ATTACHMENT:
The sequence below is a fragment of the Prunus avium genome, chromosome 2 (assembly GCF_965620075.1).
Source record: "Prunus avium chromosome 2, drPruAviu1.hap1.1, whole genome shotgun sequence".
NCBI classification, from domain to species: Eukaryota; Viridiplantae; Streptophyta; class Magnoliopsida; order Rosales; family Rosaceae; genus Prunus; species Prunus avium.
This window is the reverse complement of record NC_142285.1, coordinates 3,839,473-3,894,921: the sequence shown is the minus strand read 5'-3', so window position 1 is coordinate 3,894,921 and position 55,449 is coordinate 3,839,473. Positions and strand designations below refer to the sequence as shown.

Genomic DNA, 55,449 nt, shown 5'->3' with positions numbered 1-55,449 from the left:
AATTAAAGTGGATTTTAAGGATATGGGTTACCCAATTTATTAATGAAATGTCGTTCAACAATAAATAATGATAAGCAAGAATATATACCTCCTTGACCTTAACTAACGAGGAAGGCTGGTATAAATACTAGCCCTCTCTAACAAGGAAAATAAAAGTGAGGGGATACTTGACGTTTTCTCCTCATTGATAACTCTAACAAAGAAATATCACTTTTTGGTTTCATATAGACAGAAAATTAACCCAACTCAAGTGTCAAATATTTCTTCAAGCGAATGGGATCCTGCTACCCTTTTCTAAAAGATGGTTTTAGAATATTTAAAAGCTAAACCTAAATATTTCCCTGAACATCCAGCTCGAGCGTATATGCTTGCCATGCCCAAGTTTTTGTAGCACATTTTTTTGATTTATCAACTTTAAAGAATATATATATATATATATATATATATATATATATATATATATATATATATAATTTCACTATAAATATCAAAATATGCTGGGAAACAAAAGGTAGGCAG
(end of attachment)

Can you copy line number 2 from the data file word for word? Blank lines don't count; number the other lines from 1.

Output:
Source record: "Prunus avium chromosome 2, drPruAviu1.hap1.1, whole genome shotgun sequence".